“Wainscott residents should consider the costs associated with issues of zoning and land use.”

Letter to the Editor of the East Hampton Star
July 30, 2020

Wainscott, New York

Dear David:

I write this in my private capacity, and not as a representative of the Town or the Town Planning Board, which I chair. I also write this as a resident of Wainscott for over 26 years, as someone who was a member of the Wainscott CAC for over 13 years – including 8 years as cochair– who enjoys many friendships in Wainscott.

At the July 11, 2020 Zoom meeting of the Wainscott CAC, proponents of an Incorporated Village of Wainscott stated that incorporation’s additional annual costs to residents were expected to be as high as $300,000. I believe that this figure wildly underestimates the additional expense which Wainscott residents will bear if incorporation comes to pass.

In their literature, supporters claim that incorporation “will also allow us to exercise greater control over zoning”. Leaving aside precisely what that nebulous statement means, Wainscott residents should consider the costs associated with issues of zoning and land use.

The Town of East Hampton has a zoning code which has been law for over 60 years; it is highly detailed and takes into consideration a wide range of uses and potential uses of land. It has been the subject of dozens of Article 78 proceedings and legal challenges in Federal and State Court and it has always withstood attack.

Drafting a village zoning code would be no easy task, but that cost is not mentioned by proponents of incorporation. In order to have a zoning code which can withstand legal attack, an Incorporated Village of Wainscott would need to develop and issue a Comprehensive Village Plan, hold meaningful public hearings and take into account the myriad residential, commercial, agricultural and industrial land uses already found within its proposed boundary which, as proposed, is identical to the existing boundary of the Wainscott School District.

New York State Village Law § 2-250 provides that immediately upon incorporating and continuing for up to two years, pending land-use applications in an Incorporated Village of Wainscott would be governed by the East Hampton Town zoning code. However, the Town’s enforcement and administration of the zoning code would continue only “until the first day of June following the first day of January next succeeding the date of incorporation and thereafter by the appropriate village officials.”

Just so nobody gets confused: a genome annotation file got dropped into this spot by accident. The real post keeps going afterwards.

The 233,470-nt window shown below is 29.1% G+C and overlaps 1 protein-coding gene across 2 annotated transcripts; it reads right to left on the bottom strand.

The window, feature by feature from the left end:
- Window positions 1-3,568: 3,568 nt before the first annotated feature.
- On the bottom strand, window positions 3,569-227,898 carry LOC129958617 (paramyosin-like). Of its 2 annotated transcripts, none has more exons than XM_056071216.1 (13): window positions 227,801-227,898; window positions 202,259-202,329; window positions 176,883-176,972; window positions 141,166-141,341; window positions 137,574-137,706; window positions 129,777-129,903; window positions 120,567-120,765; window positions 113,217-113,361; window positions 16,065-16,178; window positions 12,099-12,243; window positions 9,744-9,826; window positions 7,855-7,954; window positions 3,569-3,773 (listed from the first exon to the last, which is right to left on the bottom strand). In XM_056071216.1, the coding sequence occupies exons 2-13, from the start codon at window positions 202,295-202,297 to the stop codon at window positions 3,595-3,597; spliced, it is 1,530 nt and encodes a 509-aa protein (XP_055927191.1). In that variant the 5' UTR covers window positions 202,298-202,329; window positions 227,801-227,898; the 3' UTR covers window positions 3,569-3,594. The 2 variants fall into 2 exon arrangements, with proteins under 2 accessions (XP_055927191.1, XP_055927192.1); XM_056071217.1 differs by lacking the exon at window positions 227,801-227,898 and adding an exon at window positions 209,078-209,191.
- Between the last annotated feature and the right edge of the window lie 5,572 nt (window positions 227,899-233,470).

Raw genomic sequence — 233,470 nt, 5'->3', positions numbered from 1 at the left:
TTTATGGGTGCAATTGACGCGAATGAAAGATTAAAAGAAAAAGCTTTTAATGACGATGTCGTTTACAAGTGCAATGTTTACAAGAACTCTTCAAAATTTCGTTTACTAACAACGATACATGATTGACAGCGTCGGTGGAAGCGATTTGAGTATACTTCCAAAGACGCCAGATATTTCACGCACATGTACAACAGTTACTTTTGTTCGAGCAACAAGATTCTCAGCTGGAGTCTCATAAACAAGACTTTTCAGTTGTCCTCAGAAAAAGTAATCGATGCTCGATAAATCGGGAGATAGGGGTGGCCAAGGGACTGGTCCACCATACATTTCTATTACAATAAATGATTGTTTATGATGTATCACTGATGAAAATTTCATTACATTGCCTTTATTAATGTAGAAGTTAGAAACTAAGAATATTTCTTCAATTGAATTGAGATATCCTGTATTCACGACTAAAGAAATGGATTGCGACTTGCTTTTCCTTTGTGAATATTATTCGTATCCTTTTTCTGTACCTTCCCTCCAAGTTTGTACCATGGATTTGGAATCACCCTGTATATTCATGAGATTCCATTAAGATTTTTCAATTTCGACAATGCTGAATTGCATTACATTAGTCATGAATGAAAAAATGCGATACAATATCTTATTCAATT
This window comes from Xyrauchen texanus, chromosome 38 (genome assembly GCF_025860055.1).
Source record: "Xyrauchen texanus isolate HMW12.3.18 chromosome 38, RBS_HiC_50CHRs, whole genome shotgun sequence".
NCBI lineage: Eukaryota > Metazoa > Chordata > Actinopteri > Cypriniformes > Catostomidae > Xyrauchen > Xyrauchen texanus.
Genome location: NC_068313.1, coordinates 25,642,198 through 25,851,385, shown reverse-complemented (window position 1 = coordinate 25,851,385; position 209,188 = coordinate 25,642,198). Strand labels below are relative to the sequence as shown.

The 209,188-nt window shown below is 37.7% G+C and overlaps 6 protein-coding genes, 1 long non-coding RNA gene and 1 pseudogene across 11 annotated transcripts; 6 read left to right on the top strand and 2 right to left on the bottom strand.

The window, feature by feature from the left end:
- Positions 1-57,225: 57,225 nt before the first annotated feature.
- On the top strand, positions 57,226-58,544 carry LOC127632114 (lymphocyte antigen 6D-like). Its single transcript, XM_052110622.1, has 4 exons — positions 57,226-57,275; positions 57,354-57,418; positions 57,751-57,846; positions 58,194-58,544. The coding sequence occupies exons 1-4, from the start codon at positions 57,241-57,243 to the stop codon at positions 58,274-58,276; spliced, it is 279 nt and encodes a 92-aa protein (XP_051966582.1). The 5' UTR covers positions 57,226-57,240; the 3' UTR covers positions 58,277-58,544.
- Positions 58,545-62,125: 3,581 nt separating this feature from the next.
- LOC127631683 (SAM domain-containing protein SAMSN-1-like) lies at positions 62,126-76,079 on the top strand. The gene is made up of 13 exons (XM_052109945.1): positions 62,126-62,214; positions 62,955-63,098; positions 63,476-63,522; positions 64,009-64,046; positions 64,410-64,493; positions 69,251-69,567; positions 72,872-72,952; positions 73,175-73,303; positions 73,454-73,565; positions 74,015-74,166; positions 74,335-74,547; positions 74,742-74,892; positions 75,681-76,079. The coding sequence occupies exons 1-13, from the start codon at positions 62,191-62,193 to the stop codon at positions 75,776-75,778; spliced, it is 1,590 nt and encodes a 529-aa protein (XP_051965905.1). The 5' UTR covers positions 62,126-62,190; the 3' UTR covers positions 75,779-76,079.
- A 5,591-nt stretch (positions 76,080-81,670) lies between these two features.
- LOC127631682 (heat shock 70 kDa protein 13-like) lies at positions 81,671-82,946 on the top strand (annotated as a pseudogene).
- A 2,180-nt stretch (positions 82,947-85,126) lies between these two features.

This means that the costs associated with reviewing and approving or denying site plans, special permits and all other land use applications would be borne by solely by the residents of an Incorporated Village of Wainscott. These costs include paying for the hard work which is presently performed by the paid professionals and staffs of the Town Planning Department, Town Building Department and Town Natural Resources Department, as well as the Town Planning Board, Town Zoning Board of Appeals and Town Architectural Review Board, all of which have paid administrative staffs of their own. This is not work which ought to be subcontracted to neighboring towns or incorporated villages – at considerable cost – particularly if an Incorporated Village of Wainscott wishes “to exercise greater control over zoning,” The proponents of incorporation make no provision for these expenses, which surely will be many times the fanciful $300,000 overall budget which they promise.

Then, once the newly formed boards of an Incorporated Village of Wainscott issue rulings – whether granting or denying land use applications and variances – litigation is certain to follow. In the current land use environment, in which millions of dollars are at stake even in the most mundane matters, Article 78 proceedings are routine business. The legal fees associated with just one hotly litigated matter could easily cost up to $300,000. Presently, the entire Town of East Hampton pays these unavoidable legal bills; a serious financial hardship would be imposed on the residents of an Incorporated Village of Wainscott if future legal bills are solely their responsibility.

Leaving aside the costs associated with developing a zoning code, processing ongoing applications as well as new applications and litigation, proponents of incorporation also ignore conflicts which are certain to arise within the confines of an Incorporated Village of Wainscott. In order to withstand legal attack, a zoning code must take into account a range of actual and potential uses of land under its purview. In the Town of East Hampton, these land uses are accommodated between Town Line Road and Montauk Point. In an Incorporated Village of Wainscott, an equally wide variety of land uses, as well as a diverse population, must be accommodated within the narrow space between Town Line Road and Route 114.

Your editorial (“Wainscott’s Future Needs a Fine Comb”) rightly states “the area between Town Line Road and the Georgica Association has retained a charm evocative of the South Fork as it used to be.” But an Incorporated Village of Wainscott would encompass an area far greater than that charming and historic site; it would begin at the Atlantic Ocean, cross Route 27 and continue north to the boundary of the Incorporated Village of Sag Harbor. Can there be any doubt that the retention of that “charm … as it used to be” will result in pressures which will divide, rather than unify, an Incorporated Village of Wainscott?

Very truly yours,